Make the service standard work for you

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The way service assessments work is changing.

As a service designer, I was initially wary of service assessments.

I feared they might be burdensome and bureaucratic when we needed to move fast.

In reality, the opposite was true.

When we were developing, we were the first team in Scottish Enterprise to be subject to an assessment.

We treated the guidance as a methodology to apply to our research and development.

We recorded everything we found and every decision we took, and published everything we did, as we did it. Designing in the open.

It’s all on our Github pages.

Don’t prepare. Be prepared

A whiteboard covered in printed charts, screenshots and prototypes
All our research went on the wall, or a whiteboard. Everything visible to everyone, Now we can point at things, and talk about them.

I recalled a conversation with our agile coach, back when we were doing our digital transformation pilot.

We were talking about Show and Tells, and he said “You should never have to prepare for a show and tell.”

And he was right. In that environment, everything we needed literally surrounded us. All our research, results from experiments testing our hypotheses, analytics and metrics – all of it was on the wall. If anyone had a question, we could say, “Ah, come over here. Let’s look at this.”

I replied, “Don’t prepare. Be prepared.”

So we took that approach, but extended it. As well as putting stuff on our walls (well, windows by then), we published everything that was publishable. We just made it part of our workflow.

Personas, data, and propaganda on our windos at Atlantic Quay.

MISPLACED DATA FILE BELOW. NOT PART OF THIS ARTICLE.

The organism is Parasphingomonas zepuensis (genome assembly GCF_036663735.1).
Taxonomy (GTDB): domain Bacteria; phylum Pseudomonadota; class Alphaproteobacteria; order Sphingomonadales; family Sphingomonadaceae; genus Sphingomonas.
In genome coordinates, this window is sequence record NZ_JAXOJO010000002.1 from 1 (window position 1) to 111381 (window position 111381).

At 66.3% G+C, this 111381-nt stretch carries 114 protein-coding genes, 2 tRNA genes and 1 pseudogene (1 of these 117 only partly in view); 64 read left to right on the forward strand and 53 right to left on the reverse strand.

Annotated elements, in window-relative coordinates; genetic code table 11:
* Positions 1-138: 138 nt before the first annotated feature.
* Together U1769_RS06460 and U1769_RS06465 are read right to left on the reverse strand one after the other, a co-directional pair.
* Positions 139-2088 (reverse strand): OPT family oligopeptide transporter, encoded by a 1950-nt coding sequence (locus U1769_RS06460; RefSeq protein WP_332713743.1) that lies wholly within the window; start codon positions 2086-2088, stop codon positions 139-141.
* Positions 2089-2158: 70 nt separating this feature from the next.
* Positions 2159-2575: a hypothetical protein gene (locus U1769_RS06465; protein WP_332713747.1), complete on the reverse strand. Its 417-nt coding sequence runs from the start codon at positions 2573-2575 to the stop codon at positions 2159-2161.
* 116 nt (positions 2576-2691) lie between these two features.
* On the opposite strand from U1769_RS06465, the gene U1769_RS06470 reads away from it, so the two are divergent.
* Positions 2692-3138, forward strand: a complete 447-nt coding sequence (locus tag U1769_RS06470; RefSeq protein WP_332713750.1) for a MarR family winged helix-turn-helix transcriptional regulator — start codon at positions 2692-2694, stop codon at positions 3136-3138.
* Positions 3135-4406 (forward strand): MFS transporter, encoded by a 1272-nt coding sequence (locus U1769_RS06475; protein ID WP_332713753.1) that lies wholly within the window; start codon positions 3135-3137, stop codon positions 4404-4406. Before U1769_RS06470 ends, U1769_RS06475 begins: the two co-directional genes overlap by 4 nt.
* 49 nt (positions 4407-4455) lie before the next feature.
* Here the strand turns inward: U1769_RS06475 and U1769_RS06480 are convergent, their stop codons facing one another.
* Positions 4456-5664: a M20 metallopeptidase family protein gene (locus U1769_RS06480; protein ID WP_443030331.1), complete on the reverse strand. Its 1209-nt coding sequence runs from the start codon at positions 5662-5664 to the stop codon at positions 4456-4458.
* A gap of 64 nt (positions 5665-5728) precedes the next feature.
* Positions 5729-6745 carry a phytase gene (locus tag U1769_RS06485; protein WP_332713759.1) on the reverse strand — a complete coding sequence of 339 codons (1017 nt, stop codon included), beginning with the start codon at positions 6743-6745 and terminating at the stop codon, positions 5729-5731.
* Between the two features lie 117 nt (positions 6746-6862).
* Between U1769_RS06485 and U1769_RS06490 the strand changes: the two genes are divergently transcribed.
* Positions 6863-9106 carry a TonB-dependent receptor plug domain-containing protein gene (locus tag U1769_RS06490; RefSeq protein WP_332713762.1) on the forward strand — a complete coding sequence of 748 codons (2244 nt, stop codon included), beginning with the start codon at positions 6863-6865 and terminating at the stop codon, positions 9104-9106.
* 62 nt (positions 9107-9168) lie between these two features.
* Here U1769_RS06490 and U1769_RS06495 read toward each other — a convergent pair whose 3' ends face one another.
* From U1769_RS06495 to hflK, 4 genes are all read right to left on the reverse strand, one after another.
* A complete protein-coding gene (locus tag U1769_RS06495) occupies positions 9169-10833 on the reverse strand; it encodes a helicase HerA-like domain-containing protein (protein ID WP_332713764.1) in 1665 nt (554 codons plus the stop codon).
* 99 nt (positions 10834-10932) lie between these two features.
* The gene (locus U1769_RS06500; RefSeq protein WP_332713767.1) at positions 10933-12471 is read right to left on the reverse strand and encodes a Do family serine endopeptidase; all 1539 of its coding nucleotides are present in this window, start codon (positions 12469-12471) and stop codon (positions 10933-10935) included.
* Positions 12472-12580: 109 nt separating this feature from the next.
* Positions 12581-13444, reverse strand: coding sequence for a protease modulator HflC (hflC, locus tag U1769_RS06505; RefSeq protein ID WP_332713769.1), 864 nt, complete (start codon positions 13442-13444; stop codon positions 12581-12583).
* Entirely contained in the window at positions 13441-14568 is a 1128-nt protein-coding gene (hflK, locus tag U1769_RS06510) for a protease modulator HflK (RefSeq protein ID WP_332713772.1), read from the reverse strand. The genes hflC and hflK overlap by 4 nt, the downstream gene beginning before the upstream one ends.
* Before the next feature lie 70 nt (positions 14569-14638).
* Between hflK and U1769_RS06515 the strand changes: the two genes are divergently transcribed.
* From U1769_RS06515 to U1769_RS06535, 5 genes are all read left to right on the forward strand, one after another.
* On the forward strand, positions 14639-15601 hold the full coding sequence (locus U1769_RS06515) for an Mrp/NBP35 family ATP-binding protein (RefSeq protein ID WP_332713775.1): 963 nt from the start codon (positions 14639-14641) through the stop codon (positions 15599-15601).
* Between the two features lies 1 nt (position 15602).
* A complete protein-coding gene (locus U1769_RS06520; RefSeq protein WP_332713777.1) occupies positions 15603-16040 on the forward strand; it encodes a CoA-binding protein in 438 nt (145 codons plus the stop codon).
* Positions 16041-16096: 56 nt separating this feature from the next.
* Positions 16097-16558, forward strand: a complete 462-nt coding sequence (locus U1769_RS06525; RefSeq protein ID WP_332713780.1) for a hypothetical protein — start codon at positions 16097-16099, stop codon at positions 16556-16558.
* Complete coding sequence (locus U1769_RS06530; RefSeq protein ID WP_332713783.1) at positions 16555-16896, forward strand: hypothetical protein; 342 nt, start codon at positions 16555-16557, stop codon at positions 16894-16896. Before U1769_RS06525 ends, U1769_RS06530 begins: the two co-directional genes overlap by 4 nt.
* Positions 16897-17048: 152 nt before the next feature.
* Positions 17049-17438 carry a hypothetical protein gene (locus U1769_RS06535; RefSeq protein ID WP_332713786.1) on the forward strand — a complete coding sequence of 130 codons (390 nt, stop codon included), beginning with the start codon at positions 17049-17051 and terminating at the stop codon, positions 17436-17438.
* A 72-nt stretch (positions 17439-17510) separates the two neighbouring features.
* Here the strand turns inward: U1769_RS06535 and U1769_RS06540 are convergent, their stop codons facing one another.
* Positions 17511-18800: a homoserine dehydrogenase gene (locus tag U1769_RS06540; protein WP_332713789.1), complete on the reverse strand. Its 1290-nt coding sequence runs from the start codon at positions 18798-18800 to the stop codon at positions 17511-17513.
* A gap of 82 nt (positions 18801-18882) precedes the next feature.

Personas, data, and propaganda on our windows at Atlantic Quay

When you’re done with a piece of work, publish the results. It’s part of the definition of Done. Have you written up the results? Has that been published? No? Then it’s not done.

Use the service standard to build quality, inclusive services

Anyway, the real value in service assessments is we can engage with the business on our terms. We have to consider #a11y, we must think about how we included under-represented groups.

You think you need a website? No, you’re designing a service, and these are the things you’ve never thought about that you need to think about.

  • What about people with a poor (or no) grasp of English?
  • What about people who don’t have great internet access?
  • What about people who just want to pick up the phone and talk to someone?
  • What about people who can’t see your video, can’t hear your podcast?

And there is a standard for this, set by people who can kill your project tomorrow.

That is the way you should think about the service standard. It’s not a hurdle to overcome. It’s a platform to build on. Use it to build high quality services that work for everyone.

Embrace it. #DesignInTheOpen

Oh, our assessors absolutely loved our research timeline. (That was down to my user research colleague, not me.)

It made their jobs so much easier. And ours. Nobody had to curate or corral anything. We just sent them a couple of links, invited them to the office. Talked them through stuff.

And that was that.

[Editorial note: this post is based on a Twitter thread I posted back in February. I’ve tried to add a bit more detail and context here.]

I'm a service designer in Scottish Enterprise's unsurprisingly-named service design team. I've been a content designer, editor, UX designer and giant haystacks developer on the web for (gulp) over 25 years.

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